Three steps to implement a diabetes prevention strategy for your patients.
Patients at risk for type 2 diabetes may head down a path that’s difficult for them to navigate in the future. However, a systematic process for diabetes prevention can help patients take control of and improve their health.
The National Diabetes Prevention Program lifestyle change program (National DPP lifestyle change program) has been proven to help patients delay or prevent type 2 diabetes. Over the past few years, the Centers for Disease Control and Prevention (CDC), the American Medical Association (AMA), and healthcare organizations across the nation have worked together to bring National DPP lifestyle change programs to patients.
The following three steps can help you identify patients with prediabetes and refer them to a National Diabetes Prevention Program lifestyle change program.
Step 1: Identify patients with prediabetes
Patients who would benefit from a laboratory test for prediabetes can be identified before their office visit. You can have patients complete a prediabetes risk test and/or arrange for testing to occur before a scheduled appointment. For patients who have had a recent laboratory test, you can use your electronic health record (EHR) to identify those who meet the diagnostic criteria for prediabetes. The three laboratory tests used to diagnose prediabetes are the hemoglobin A1C, the fasting plasma glucose and the oral glucose tolerance test. The diagnostic ranges for normal glucose, prediabetes and type 2 diabetes are noted in the figure below:
Once patients with prediabetes have been identified, patients should be informed of their diagnosis and this diagnosis should be documented in their chart. You can use the ICD10 code R73.03 to document prediabetes.
Step 2: Provide patients with evidence-based treatment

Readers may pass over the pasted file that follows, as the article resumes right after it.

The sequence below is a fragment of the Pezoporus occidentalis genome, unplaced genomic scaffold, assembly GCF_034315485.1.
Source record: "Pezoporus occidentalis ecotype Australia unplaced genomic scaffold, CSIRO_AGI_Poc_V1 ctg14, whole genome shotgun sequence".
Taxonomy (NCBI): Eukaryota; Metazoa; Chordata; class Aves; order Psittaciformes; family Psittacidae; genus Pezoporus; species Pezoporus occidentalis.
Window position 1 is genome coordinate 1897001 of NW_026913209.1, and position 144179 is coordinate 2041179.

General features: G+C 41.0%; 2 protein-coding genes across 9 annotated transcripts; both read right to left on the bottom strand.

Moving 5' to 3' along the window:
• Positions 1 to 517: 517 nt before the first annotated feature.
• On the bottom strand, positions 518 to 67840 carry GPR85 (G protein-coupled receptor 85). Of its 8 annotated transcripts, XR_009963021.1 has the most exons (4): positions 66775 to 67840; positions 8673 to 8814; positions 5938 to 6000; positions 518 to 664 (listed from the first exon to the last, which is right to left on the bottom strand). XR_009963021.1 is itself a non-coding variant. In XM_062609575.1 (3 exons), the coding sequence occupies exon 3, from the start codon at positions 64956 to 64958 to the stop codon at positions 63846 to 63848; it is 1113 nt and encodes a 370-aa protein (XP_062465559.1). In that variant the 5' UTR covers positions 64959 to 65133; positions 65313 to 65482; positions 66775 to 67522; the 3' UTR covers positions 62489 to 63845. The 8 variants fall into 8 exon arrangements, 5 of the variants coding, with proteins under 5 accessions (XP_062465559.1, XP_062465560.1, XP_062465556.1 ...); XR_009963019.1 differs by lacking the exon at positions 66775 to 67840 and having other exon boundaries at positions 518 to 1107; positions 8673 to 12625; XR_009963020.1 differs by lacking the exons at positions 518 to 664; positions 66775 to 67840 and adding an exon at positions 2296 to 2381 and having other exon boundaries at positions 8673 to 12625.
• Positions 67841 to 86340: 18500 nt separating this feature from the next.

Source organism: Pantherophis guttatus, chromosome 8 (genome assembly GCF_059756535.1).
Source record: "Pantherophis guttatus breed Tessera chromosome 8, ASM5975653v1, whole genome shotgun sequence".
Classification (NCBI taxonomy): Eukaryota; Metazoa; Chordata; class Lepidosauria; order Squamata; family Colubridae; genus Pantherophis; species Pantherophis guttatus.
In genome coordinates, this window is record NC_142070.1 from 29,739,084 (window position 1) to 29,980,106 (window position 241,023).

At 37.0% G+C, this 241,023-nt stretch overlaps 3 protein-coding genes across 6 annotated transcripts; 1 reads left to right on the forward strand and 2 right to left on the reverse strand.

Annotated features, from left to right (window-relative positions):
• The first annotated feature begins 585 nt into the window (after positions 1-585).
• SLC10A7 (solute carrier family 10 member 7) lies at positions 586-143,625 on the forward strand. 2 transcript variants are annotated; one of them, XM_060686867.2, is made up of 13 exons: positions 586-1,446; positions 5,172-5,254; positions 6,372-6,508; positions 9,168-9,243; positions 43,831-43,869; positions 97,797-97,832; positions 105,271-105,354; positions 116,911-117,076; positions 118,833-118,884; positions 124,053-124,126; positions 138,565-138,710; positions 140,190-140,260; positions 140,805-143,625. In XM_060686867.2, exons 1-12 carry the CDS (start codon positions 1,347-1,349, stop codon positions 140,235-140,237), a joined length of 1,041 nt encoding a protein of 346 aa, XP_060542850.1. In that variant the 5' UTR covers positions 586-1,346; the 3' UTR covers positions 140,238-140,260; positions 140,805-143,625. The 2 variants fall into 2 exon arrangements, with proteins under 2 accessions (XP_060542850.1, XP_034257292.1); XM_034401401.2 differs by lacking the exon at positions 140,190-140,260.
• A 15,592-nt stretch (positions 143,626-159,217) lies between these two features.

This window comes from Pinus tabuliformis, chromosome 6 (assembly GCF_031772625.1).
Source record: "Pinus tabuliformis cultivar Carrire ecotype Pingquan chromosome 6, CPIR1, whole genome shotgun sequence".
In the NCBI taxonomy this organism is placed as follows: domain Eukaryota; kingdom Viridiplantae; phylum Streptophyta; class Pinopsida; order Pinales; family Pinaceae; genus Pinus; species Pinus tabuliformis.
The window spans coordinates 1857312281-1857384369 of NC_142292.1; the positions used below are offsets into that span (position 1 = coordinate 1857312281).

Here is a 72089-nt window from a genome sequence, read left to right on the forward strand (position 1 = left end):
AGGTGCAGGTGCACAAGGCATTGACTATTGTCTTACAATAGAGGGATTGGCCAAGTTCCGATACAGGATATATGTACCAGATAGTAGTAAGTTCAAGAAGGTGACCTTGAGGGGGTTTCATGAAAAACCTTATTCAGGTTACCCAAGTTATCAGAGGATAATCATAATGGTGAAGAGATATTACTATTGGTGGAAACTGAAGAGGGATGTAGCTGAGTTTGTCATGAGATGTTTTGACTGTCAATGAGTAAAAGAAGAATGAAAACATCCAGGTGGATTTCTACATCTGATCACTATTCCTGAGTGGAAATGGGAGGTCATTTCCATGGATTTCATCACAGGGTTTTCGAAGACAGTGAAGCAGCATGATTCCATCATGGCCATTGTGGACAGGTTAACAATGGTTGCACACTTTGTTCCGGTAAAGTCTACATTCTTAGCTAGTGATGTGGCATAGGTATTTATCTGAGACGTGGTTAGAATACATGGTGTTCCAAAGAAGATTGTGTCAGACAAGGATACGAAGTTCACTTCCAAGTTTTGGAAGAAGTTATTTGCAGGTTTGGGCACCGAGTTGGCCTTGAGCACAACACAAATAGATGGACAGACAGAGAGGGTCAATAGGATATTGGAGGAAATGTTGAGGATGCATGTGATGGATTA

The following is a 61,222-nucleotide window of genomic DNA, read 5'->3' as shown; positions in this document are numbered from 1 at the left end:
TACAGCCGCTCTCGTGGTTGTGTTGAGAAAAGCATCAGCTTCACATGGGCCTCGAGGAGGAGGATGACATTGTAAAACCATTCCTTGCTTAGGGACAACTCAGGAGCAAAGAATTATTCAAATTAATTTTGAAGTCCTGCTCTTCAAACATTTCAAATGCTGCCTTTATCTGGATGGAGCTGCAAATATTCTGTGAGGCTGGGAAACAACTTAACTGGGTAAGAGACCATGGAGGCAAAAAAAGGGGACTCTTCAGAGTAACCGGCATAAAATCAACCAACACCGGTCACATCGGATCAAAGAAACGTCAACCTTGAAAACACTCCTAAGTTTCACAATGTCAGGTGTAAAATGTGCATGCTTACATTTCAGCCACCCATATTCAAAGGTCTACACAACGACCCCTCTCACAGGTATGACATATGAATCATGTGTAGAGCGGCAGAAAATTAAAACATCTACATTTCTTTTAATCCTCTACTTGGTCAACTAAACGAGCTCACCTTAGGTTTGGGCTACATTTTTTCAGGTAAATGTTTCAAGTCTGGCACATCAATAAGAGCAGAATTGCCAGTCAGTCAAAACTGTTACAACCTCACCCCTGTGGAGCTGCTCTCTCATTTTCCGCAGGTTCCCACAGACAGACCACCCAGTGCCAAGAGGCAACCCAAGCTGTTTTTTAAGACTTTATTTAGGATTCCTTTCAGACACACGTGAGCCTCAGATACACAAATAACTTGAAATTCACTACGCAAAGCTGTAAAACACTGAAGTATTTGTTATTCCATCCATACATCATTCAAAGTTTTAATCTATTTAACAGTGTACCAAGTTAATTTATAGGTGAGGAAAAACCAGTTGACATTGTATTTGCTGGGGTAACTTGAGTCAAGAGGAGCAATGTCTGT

The next step is to ensure patients with prediabetes receive evidence-based treatment to reduce their risk of developing type 2 diabetes. The most effective treatment option for patients is lifestyle change, and this can be achieved through participation in the National DPP lifestyle change program.
This structured and intensive year-long program is led by a trained coach that gives participants the knowledge and skills to make healthy lifestyle changes. Individuals participate in group sessions that take place on a weekly basis for the first six months of the program and then transition into a maintenance phase, which consists of monthly sessions. The curriculum is comprehensive and includes topics on healthy diet and physical activity, as well as sessions that focus on stress management and behavioral strategies to make lasting change. The CDC provides oversight of the National DPP lifestyle change program and maintains standards for program sites to receive approval and recognition. Contact information for all CDC-recognized organizations that deliver evidence-based type 2 diabetes prevention programs in communities across the United States is available through a national registry maintained by the CDC.
Step 3: Monitor and follow-up
If you refer patients to a National DPP lifestyle change program, it is recommended that you monitor their progress and follow-up on their outcomes to help support them. A process should be established with the provider of the National DPP lifestyle change program to share regular updates about participation and achievement of goals for patients in the program. It is recommended that communication occur at designated points during the program, such as 4, 9 and 16 weeks and at the time of completion. This will also allow you to arrange any appropriate follow-up visits or repeat laboratory testing for patients.
By using these three steps, you can help your patients reduce their risk of developing type 2 diabetes and make them aware of the National DPP lifestyle change program. As a result, you empower your patients to improve their health and provide them with the skills and strategies to make long-term healthy lifestyle changes.
For more information, consult the Prevent Diabetes STAT toolkit, which includes patient identification/management protocols, referral templates and patient awareness materials.